“It’s a colonial park, a colonial space [where] people come to participate in modernity,” Allen said.
Still, the Japanese did retain some elements of Chinese culture, especially the literati and scholarly aspects of it that had already been integrated into Japanese society centuries earlier.
Just as the Japanese displaced anything Chinese that didn’t fit into their colonial agenda, the KMT immediately destroyed any object that appeared Japanese when they took control of Taiwan following World War II. The Kodama and Shinpei statues were among the first to go — the latter replaced by a clock and air raid siren.
Fortunately for posterity, however, many of the park’s buildings and statuary that didn’t have overt Japanese elements were spared, while others were effaced of their Japanese features. Allen gives the example of a bronze votive horse that can be found in the park today, though its original crest has been removed.
“The horse itself doesn’t say its Japanese. [It’s style] came to Japan from Germany and France and morphed into these Shinto things here. It’s the crest that says I’m Japanese. If you get rid of the crest, if you denature it sort of speak, [you] get rid of the [elements that make it] Japanese,” Allen said.
But aside from these cosmetic “getting rid of the Japanese” (去日本化) changes, the KMT left the park largely as it was until the 1960s, when the government’s Sinicization program was reaching its apogee.
Allen said this was most apparent with the construction of the pond-pavilion complex in the northeastern section of the park, which owes its architectural features to China’s “northern palace” style of buildings. Its central pavilion commemorates Sun Yat-sen (孫中山), and the four flanking pavilions are dedicated to important personages sanctioned by the KMT’s nationalist ideology, including Zheng Chenggong (鄭成功, better known as Koxinga), a Ming Dynasty loyalist, and Qiu Feng-chia (丘逢甲), who was a leader in the resistance against the Japanese occupation.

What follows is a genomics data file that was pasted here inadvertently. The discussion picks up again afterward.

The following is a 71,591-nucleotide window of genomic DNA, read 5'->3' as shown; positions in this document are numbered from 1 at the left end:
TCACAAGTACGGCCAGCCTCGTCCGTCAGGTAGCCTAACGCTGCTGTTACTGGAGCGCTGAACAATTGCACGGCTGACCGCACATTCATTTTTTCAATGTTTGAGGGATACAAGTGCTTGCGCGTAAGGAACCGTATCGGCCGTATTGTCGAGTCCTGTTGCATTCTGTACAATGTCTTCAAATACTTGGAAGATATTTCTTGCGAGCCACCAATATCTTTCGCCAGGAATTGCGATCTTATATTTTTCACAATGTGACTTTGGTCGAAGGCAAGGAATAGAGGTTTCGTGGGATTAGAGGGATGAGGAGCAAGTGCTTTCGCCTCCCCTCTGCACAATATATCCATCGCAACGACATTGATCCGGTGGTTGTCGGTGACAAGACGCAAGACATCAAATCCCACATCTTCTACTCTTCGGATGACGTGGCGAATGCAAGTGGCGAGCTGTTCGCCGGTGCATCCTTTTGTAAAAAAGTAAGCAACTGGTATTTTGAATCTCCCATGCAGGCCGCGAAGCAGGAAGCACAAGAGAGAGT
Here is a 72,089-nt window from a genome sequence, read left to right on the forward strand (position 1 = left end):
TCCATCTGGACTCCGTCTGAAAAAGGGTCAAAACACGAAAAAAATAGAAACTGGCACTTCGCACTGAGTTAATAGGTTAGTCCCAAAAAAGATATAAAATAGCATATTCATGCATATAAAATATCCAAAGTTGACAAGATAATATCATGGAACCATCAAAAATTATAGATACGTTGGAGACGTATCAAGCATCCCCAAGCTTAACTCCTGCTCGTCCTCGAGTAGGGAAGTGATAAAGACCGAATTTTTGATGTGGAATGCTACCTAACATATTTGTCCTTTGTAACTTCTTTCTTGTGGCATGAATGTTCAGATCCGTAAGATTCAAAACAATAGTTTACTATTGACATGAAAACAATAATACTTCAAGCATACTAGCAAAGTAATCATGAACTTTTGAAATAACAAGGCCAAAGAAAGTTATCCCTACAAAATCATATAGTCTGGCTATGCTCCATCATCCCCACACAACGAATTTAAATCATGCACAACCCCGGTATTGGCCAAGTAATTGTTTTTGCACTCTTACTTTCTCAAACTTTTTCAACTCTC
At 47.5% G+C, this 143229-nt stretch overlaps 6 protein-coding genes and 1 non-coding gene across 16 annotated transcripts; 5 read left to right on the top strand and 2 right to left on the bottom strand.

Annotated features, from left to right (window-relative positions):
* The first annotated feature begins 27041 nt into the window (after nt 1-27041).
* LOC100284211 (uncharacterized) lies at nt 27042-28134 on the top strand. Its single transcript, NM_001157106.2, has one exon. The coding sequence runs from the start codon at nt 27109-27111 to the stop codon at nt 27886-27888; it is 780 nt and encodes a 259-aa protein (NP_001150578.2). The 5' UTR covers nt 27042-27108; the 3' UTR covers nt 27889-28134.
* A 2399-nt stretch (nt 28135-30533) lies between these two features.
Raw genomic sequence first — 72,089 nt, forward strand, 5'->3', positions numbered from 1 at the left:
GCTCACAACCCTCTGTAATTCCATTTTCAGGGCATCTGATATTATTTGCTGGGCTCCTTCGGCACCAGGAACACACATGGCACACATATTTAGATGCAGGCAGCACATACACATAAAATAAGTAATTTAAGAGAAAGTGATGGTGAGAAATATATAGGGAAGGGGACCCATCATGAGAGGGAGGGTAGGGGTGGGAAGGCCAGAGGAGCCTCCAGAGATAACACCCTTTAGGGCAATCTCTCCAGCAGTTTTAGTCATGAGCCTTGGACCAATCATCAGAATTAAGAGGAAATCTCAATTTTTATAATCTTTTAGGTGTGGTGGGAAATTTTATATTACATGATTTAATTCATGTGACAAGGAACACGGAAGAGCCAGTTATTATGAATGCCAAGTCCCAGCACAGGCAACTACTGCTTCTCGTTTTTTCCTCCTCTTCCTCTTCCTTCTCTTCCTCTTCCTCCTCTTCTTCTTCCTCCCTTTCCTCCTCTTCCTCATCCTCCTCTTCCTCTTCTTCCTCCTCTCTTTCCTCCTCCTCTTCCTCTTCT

“The message here is anything but subtle: Sun Yat-sen and the Nationalist government, as the displaced Chinese nation, are supported on all sides by such loyal local patriots,” Allen writes in his book.
But change was just around the corner as pressure continued to mount for the KMT to liberalize the political system, which it eventually did in 1987 with the lifting of Martial Law.
A decade later, the 228 Memorial replaced the clock and air raid siren, which had earlier replaced the Shinpei statue, thus transforming a site that had been home to imperial, colonial and authoritarian symbols of power, to one that reflects the emerging democratic values of Taiwan.
“The naming of the 228 Park was revolutionary. It was highly politicized but because it was the 1990s, it was a very public debate [that] was carried in all newspapers. So that was a monumental thing, not just a monument,” Allen said.
In fact, as with the renaming of the park, Allen’s research would have been unthinkable 10 years earlier. At the time, the Japanese era was still off limits, unless it was “done so in a cursory and derogatory way,” Allen said.
Following the lifting of Martial Law, there was a dramatic increase in interest in the Japanese era, what Allen calls “refractive nostalgia.” “Literally devouring the Japanese period. Opening up the archives, publishing all these books and memoirs,” he said.
But it’s an area of interest that has largely run its course. Today, Allen detects the same amount of interest being directed towards the study of the authoritarian era.
“There is going to be a coming back to engage the question of the KMT period. Of course, it’s never objective but it will be examined in a different ideological light. Not in such a defensive or offensive position,” he said.
Joseph R. Allen will deliver a lecture, titled Making Space for the Modern City: Taipei, Tokyo, Paris, on Saturday from 2pm to 4pm, and participate in a discussion as part of the Lung Yingtai Cultural Foundation’s (龍應台文化基金會) MediaTek Lectures. The talk and discussion will take place at Yue-han Hall (月涵堂), 110 Jinhua St, Taipei City (台北市金華街110號), and will be conducted in English. Admission is free, but those attending must preregister online at www.civictaipei.org or by calling (02) 3322-4907.